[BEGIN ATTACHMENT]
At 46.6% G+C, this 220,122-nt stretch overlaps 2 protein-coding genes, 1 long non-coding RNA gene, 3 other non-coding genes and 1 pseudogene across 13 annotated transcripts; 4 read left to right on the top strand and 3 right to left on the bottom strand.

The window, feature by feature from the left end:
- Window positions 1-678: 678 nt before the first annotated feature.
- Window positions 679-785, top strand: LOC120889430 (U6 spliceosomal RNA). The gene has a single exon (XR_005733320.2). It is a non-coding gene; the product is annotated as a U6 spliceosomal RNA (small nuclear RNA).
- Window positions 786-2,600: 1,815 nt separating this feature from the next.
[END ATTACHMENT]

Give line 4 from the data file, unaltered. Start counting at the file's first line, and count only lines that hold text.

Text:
- Window positions 679-785, top strand: LOC120889430 (U6 spliceosomal RNA). The gene has a single exon (XR_005733320.2). It is a non-coding gene; the product is annotated as a U6 spliceosomal RNA (small nuclear RNA).